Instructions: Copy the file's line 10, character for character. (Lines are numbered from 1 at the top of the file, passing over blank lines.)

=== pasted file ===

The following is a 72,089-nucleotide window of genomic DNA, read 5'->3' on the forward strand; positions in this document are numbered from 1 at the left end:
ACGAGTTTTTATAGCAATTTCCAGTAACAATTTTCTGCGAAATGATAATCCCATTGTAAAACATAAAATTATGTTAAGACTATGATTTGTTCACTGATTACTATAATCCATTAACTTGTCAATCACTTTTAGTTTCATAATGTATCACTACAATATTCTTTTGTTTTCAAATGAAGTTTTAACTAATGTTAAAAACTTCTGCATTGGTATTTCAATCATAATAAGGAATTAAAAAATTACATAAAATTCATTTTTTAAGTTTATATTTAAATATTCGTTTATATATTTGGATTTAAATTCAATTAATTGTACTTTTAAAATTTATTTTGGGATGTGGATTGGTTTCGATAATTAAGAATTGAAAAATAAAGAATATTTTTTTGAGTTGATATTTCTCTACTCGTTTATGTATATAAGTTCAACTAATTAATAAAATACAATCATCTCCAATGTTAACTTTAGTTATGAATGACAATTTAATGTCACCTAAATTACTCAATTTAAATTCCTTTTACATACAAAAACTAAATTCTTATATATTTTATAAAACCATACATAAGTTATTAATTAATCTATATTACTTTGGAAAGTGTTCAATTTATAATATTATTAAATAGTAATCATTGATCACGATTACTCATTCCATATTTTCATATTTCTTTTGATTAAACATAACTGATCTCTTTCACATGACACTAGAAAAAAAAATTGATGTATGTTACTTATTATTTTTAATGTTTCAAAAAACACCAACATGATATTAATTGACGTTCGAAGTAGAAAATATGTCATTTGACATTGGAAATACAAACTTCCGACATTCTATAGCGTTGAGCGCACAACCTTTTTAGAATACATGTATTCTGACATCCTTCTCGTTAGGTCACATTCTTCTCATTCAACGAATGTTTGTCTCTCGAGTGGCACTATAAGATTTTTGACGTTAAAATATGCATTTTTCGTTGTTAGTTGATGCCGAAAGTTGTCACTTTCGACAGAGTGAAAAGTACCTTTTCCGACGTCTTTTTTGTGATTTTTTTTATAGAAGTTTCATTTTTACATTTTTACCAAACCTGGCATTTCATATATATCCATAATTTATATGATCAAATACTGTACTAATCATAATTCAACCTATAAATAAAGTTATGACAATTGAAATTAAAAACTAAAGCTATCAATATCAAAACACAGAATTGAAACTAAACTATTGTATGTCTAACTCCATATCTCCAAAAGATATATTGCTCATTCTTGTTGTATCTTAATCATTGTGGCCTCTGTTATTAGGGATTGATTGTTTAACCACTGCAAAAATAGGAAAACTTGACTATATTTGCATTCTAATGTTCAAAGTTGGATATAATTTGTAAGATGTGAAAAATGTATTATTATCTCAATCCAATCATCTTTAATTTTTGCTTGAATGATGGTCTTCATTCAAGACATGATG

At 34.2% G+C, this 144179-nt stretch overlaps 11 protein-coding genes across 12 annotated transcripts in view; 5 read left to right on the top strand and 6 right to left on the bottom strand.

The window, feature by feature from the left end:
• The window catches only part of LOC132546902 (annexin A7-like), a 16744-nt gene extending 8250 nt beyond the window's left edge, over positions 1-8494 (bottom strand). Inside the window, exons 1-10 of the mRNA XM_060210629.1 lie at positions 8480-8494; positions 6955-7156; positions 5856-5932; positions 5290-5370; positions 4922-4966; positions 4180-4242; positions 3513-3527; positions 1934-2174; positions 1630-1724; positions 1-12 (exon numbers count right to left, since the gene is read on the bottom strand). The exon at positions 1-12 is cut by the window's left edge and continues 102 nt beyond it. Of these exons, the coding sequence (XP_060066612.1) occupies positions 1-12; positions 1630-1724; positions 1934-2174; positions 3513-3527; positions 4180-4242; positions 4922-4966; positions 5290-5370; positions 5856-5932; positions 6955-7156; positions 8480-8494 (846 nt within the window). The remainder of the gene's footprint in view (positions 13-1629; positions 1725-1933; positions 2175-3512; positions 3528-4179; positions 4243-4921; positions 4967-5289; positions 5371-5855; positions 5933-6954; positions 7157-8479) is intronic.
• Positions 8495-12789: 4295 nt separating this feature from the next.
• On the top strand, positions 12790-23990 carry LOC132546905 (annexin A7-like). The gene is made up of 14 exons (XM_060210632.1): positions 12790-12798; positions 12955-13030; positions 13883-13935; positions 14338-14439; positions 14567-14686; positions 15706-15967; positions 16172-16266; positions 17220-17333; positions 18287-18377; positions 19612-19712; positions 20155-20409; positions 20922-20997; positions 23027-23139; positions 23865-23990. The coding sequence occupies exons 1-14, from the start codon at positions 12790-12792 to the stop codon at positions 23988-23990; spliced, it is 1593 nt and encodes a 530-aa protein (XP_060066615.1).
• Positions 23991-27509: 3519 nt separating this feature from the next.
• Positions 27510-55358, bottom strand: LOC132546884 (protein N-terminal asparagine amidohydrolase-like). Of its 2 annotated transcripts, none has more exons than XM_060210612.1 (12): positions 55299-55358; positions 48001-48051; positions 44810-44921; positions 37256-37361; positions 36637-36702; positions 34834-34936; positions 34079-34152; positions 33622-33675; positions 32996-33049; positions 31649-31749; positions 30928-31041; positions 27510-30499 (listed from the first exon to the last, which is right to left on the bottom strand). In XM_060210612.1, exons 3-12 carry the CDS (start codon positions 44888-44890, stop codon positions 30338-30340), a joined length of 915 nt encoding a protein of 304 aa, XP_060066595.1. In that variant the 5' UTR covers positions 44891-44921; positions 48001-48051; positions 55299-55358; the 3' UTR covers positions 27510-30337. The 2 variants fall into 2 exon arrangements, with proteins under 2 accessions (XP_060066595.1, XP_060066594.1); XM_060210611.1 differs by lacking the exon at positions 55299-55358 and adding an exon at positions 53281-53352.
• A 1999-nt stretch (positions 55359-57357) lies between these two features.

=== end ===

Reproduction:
• A 1999-nt stretch (positions 55359-57357) lies between these two features.